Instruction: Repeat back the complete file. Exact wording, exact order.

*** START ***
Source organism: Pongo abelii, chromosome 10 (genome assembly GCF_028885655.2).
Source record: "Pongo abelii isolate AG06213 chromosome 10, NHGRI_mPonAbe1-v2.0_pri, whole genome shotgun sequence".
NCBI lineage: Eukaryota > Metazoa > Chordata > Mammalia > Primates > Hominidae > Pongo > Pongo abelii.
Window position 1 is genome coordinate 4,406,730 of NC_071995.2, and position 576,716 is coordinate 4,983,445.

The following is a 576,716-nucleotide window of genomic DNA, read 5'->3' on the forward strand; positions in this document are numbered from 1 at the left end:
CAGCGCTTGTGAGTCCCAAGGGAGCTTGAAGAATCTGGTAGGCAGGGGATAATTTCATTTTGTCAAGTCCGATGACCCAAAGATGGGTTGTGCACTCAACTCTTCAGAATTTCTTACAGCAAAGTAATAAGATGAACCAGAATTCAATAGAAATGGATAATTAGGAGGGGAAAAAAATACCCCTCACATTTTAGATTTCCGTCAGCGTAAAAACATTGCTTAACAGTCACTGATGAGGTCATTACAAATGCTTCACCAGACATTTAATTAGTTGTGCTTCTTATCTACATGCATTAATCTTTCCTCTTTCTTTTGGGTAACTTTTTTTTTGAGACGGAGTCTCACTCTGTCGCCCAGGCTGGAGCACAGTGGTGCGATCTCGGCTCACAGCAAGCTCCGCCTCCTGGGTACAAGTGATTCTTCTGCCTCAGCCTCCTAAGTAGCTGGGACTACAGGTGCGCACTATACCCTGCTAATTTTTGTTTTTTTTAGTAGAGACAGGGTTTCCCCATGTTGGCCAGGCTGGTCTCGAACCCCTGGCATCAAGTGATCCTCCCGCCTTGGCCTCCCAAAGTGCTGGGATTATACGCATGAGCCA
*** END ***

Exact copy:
Source organism: Pongo abelii, chromosome 10 (genome assembly GCF_028885655.2).
Source record: "Pongo abelii isolate AG06213 chromosome 10, NHGRI_mPonAbe1-v2.0_pri, whole genome shotgun sequence".
NCBI lineage: Eukaryota > Metazoa > Chordata > Mammalia > Primates > Hominidae > Pongo > Pongo abelii.
Window position 1 is genome coordinate 4,406,730 of NC_071995.2, and position 576,716 is coordinate 4,983,445.

The following is a 576,716-nucleotide window of genomic DNA, read 5'->3' on the forward strand; positions in this document are numbered from 1 at the left end:
CAGCGCTTGTGAGTCCCAAGGGAGCTTGAAGAATCTGGTAGGCAGGGGATAATTTCATTTTGTCAAGTCCGATGACCCAAAGATGGGTTGTGCACTCAACTCTTCAGAATTTCTTACAGCAAAGTAATAAGATGAACCAGAATTCAATAGAAATGGATAATTAGGAGGGGAAAAAAATACCCCTCACATTTTAGATTTCCGTCAGCGTAAAAACATTGCTTAACAGTCACTGATGAGGTCATTACAAATGCTTCACCAGACATTTAATTAGTTGTGCTTCTTATCTACATGCATTAATCTTTCCTCTTTCTTTTGGGTAACTTTTTTTTTGAGACGGAGTCTCACTCTGTCGCCCAGGCTGGAGCACAGTGGTGCGATCTCGGCTCACAGCAAGCTCCGCCTCCTGGGTACAAGTGATTCTTCTGCCTCAGCCTCCTAAGTAGCTGGGACTACAGGTGCGCACTATACCCTGCTAATTTTTGTTTTTTTTAGTAGAGACAGGGTTTCCCCATGTTGGCCAGGCTGGTCTCGAACCCCTGGCATCAAGTGATCCTCCCGCCTTGGCCTCCCAAAGTGCTGGGATTATACGCATGAGCCA